Natural beauty,
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5 of the best pram and wheelchair friendly walks on the Gold Coast

Emily Toxward | September 14, 2018

Gold Coast Regional Botanic Gardens, Benowa.

Exploring the Gold Coast’s most picturesque flora and fauna with a pram or young ones in tow is child’s play if you know where to go.


As a city that’s passionate about connecting the community with nature trails, it’s created meandering boardwalks and bitumen tracks that are pram and wheel chair friendly and offer views of lakes, mangroves, cascading waterfalls and native wildlife such as koalas!


Below are 5 of the best pram and wheelchair friendly walks on the Gold Coast

Beree-Badalla Reserve boardwalk, Throwers Drive – Currumbin

Ideally located alongside Currumbin Creek, this 800m boardwalk gives you a bird’s-eye view of all the action. You’ll see kayakers, fishers, stand-up paddle boarders and an abundance of marine and bird life. Along the way there’s viewing platforms and picnic spots, and during high tide you can see juvenile fish at the base of the mangroves. Not far from this path you’ll find the child-friendly Palm Beach Pirate Treasure Playground, toilets and a cafe with ocean views.

Tip: For a longer walk why not go up and down the boardwalk twice, each time you’ll see something different!


Beree-Badalla Reserve boardwalk, Currumbin


Gold Coast Regional Botanic Gardens, 231 Ashmore Road – Benowa

Designed with families in mind, here you can explore the city’s native ecosystem along the Mangroves to Mountain trail, visit the native butterfly garden and even smell the roses in their purpose-built garden. There’s a playground, a toilet block and lots of little nooks and crannies to check out. From playing in tall bamboo to spotting eels in the lake, it’ll feel like a day in the country. Keep an eye out for kookaburras and friendly ducks.

Local’s tip: Pack camp chairs and rugs because there’s not a lot of seating, and if you’re making a day of it bring a gazebo for extra shade.


Gold Coast Regional Botanic Garden, Benowa


Schuster Park, accessed via Heather Street or 19th Avenue – Tallebudgera

Tucked away from the main road, this bushwalk has pathways for bikes or scooters and wide open spaces dotted with stately gum trees. It’s a quiet place where you can escape the chaos and it has two distinct wetland areas with insects, frogs and wild ducks – so mosquito spray is a must. There’s a quaint bridge crossing and an off-leash dog area, keep this is mind if you’ve got little ones who are wary.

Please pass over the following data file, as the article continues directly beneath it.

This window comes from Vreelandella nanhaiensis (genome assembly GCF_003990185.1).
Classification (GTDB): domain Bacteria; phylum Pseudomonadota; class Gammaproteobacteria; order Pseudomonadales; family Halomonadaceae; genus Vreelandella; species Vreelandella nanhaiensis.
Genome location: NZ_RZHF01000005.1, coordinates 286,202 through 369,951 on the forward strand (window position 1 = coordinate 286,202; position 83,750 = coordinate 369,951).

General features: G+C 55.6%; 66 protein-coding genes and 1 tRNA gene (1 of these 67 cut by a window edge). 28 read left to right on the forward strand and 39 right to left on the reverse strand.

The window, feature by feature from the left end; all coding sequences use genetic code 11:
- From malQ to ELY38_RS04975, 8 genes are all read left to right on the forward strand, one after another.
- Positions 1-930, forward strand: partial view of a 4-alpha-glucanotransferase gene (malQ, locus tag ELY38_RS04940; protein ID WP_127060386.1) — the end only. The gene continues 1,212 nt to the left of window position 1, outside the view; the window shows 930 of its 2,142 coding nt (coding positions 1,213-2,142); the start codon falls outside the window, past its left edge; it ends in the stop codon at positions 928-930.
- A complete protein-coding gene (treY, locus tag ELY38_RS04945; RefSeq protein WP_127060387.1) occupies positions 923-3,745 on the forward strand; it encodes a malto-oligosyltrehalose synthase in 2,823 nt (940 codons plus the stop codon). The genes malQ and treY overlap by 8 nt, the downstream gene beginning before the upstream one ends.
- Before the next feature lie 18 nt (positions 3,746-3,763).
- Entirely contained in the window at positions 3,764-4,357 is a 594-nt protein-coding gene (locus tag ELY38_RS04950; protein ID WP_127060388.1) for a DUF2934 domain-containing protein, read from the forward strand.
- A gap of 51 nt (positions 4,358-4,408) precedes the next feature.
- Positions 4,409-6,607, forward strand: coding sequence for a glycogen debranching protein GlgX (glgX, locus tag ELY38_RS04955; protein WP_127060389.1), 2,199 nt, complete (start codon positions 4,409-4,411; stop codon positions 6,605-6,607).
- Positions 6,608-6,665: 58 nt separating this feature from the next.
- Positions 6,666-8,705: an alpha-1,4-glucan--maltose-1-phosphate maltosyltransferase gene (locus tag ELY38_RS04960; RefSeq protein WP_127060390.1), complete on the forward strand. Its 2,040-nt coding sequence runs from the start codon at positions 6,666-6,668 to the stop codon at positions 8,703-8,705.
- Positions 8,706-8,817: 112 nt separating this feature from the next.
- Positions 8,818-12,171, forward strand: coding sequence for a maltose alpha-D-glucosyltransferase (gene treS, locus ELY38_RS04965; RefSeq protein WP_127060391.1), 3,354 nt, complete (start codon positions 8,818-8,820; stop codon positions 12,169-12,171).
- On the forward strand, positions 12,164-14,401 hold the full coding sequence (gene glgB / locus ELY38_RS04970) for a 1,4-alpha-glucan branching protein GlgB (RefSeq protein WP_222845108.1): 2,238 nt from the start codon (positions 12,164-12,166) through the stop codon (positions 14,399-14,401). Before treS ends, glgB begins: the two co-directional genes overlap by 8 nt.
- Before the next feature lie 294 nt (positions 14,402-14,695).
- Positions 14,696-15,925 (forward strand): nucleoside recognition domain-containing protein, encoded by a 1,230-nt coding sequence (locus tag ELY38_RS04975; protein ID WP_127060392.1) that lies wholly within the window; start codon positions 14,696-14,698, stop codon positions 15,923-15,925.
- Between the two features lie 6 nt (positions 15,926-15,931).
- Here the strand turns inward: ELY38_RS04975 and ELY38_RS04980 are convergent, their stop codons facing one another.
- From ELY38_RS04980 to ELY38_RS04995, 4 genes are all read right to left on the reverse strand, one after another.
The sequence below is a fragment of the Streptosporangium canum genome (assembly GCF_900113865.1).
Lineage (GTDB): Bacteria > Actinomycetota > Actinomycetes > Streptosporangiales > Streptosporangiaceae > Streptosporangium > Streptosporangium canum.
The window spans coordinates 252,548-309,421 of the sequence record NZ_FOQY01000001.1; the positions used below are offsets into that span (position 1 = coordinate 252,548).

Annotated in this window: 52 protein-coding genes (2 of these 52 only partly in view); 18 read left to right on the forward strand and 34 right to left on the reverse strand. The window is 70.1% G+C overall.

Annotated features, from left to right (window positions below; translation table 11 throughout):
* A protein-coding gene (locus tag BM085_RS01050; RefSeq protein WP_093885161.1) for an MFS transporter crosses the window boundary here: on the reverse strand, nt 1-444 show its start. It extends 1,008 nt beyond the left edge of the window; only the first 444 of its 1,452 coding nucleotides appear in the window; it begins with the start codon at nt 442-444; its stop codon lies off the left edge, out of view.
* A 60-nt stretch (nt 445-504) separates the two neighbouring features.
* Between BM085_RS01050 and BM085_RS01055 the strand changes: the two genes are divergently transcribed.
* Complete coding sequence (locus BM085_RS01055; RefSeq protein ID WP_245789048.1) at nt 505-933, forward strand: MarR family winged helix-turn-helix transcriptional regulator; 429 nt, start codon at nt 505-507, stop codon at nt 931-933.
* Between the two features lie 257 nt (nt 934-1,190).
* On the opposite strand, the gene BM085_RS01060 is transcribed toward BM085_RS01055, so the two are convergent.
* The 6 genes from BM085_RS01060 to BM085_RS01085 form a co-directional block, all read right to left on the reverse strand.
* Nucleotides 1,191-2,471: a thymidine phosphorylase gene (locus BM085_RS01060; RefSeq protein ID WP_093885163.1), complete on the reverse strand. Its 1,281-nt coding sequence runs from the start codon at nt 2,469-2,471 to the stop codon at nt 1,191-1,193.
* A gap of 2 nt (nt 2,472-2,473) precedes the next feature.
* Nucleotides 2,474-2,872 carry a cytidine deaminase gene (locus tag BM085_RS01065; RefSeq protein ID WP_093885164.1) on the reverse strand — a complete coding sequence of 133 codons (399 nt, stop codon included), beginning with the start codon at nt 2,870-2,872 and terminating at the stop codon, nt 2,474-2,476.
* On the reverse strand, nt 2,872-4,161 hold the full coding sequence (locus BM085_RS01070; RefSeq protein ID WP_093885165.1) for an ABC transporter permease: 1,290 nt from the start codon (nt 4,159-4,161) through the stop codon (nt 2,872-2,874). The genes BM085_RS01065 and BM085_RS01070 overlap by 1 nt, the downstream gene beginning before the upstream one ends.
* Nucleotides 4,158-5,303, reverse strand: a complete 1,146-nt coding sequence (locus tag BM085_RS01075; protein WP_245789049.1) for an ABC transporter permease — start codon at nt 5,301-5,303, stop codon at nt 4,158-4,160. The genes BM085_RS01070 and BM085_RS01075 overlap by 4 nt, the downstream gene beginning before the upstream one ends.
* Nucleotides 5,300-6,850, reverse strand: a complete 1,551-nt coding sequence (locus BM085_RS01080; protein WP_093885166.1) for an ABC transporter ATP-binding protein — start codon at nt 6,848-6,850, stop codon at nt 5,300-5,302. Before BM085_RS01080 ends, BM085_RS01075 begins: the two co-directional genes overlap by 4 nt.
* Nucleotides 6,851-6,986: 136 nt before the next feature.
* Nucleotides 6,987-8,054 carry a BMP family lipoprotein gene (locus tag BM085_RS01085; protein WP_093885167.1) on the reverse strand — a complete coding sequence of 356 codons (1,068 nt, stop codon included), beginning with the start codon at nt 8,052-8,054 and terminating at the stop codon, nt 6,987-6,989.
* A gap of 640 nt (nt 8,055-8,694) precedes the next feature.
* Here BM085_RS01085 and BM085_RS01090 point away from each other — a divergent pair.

Don’t forget to look up: Koalas are often sighted in trees along creek in the park’s southern sections and the bird watching is great.


Schuster Park, Tallebudgera


Tallebudgera Creek Conservation Park, via Loman Lane or Ocean Parade – Tallebudgera

Neighbouring David Fleay Wildlife Park, this 1.6km return nature walk weaves you through mangroves alongside the majestic Tallebudgera Creek. It’s a pram and wheelchair friendly bushwalk if you start at the Loman Lane end, but once you get to Ocean Parade there are stairs so you’ll have to loop back the way you came. Expect stunning views of the Hinterland and Springbrook Plateau on your return trip.

Remember: This is a Conservation Park where you are likely to encounter native birds, koalas, crabs and other creatures, so dogs aren’t allowed, even if they’re on a leash.


Tallebudgera Creek Conservation Park, Tallebudgera


Mount Cougal, Cascades track – Springbrook National Park

You’re not confined to sea level bushwalks on the Gold Coast, The Cascades track is an easy 1.6km return walk at the headwaters of Currumbin Valley. You’ll pass cascading waterfalls and lush rainforest on the way to a stunning viewing platform and the old timber mill that operated in 1945. Keep in mind phone reception can be patchy.

Warning: Creeks can contain submerged logs and rocks so avoid jumping or diving in this water, also care on rocks as they may be slippery.


Mount Cougal, Springbrook National Park


For a more hands-on experience, the city’s Naturally GC Program offers a variety of free and low-cost nature-based workshops and activities such as tree planting, guided hinterland walks, koala conservation and kids’ native play.

***Disability toilets are located in all of the above parks.